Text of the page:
The North Carolina Central University (NCCU) and the Lineberger Comprehensive Cancer Center (LCCC) at the University of North Carolina Chapel Hill (UNC-CH) propose to continue an effective, sustainable, and mutually beneficial partnership in Cancer Research that focuses on African-American health disparities. During the past eight years and with funding from the NCI, the two institutions have firmly established the Partnership by building on complementary instituflonal strengths, conducting joint planning in molecular cancer research, population-based research and training of junior faculty and students. The Partnership now proposes to expand these iniflaflves through an NCI-funded Cooperative Planning Grant (U54) for Comprehensive Partnerships to Reduce Cancer Health Disparities. Our objecflves are: (1) To expand research collaborations among the two institutions;(2) To use research activities in and outside the U54 mechanism to train students and junior/mid-level faculty in mulfldisciplinary research aimed at reducing cancer disparities;and (3) To expand and consolidate programs of community outreach and education. The strengths of each institution are uniquely posifloned to overcome the weaknesses found in the other to achieve these priorities. Specific collaborative components of the proposal include: 3 full projects in basic cancer research, one full and two pilot projects in community outreach, one minority training project, and one shared resource to enhance NCCU infrastructure and the partnership. The extensive expertise, and resources of LCCC in cancer research and cancer education training, the demonstrated interest in minority health disparities and the experience of NCCU in reaching minority populaflons, faculty and students, are complementary institutional strengths that will help the Partnership: 1) establish an effective cancer research infrastructure/program and increase training opportunities at a minority serving institution;and 2) enhance community- and populaflon-based research targeting minority cancer-related health disparities and increase training ef minority scienflsts at an NCI-funded Comprehensive Cancer Center.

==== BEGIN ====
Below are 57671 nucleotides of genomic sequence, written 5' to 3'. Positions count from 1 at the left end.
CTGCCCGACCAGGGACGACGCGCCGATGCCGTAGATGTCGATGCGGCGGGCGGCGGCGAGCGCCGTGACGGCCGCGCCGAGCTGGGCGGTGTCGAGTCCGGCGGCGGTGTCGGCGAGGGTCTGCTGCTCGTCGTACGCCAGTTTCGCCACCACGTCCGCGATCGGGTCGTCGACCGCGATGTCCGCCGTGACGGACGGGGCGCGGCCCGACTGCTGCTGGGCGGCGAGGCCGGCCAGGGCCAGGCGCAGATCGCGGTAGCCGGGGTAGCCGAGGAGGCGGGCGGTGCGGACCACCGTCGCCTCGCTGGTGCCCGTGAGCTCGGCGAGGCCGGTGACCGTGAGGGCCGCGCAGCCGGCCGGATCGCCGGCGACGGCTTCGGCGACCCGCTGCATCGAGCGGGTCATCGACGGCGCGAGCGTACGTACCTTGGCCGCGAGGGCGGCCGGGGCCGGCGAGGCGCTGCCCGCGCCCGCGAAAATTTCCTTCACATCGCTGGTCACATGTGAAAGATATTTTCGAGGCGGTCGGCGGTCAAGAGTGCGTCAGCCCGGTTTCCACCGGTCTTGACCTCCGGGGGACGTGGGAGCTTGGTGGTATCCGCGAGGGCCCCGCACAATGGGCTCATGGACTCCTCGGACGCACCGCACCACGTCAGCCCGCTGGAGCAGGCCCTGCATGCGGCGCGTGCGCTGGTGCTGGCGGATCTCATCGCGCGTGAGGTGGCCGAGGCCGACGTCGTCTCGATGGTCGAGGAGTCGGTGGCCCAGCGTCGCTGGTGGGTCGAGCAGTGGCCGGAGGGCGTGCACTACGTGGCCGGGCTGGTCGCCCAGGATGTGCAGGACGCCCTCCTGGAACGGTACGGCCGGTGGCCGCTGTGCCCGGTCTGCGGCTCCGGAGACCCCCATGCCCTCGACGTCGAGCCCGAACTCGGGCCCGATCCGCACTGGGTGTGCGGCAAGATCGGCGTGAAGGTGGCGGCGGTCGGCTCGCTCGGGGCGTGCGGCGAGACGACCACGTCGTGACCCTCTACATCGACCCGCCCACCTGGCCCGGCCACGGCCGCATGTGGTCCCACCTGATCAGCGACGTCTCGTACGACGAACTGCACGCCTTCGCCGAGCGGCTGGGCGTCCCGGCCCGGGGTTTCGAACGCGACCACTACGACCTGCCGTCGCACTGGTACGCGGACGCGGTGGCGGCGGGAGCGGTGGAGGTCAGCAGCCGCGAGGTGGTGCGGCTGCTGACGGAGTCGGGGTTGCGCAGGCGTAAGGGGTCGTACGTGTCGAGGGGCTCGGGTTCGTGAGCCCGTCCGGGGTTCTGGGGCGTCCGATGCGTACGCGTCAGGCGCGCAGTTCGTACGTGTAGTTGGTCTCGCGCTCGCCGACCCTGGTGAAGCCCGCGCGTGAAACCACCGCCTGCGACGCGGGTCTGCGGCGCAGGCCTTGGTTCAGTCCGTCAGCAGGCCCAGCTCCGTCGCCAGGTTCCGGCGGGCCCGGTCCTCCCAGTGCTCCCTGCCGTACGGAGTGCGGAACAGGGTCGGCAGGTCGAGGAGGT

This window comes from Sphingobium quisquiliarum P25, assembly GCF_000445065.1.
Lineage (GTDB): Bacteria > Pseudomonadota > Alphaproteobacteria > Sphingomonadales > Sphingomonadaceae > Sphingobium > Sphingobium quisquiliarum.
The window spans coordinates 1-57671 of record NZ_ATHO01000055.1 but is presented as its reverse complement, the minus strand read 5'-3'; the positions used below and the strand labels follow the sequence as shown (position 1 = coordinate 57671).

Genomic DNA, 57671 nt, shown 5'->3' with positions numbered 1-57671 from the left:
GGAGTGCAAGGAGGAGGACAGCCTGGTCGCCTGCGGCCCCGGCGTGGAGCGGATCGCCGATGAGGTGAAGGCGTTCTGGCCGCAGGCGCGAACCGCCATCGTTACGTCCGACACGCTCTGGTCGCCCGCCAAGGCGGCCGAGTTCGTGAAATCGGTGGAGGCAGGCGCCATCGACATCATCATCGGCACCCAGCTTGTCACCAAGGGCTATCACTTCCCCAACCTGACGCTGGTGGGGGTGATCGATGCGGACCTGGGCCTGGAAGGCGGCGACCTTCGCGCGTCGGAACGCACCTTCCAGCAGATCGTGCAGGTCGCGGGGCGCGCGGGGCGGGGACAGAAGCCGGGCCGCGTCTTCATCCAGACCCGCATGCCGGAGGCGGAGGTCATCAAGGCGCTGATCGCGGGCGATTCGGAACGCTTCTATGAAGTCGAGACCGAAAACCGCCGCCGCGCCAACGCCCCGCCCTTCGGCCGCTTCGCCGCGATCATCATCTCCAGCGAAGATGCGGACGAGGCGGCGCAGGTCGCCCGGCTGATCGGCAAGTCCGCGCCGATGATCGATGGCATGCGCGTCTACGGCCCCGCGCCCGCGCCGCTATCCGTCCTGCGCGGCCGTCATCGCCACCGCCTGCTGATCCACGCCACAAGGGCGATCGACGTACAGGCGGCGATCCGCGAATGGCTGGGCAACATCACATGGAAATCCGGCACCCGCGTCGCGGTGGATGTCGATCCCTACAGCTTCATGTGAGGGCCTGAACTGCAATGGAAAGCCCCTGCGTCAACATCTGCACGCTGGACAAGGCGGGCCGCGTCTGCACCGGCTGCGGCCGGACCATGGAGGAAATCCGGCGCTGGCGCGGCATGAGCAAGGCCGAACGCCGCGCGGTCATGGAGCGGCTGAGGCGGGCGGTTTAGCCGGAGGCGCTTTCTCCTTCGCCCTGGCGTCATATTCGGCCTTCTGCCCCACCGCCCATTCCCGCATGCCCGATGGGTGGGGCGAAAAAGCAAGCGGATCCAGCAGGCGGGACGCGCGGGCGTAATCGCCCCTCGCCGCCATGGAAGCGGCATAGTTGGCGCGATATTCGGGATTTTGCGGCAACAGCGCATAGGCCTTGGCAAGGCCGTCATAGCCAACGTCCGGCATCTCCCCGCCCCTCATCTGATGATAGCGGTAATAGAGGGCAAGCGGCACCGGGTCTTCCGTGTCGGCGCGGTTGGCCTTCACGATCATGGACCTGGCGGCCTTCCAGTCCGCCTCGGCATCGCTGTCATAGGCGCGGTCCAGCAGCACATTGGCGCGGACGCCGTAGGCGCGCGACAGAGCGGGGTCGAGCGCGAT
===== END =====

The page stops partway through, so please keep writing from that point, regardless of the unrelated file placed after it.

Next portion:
African-Americans suffer a disproportionate share ofthe cancer burden, with overall cancer mortality rate averaging one third higher than Caucasian Americans. Furthermore, for cancers such as prostate or cervical cancer where treatment can be effective, the rates of treatment failure or recurrence are higher in African Americans. This partnership will help address these health disparities by promoflng minority-targeted research, and by developing the research infrastructure, capacity, and effectiveness of NCUU.
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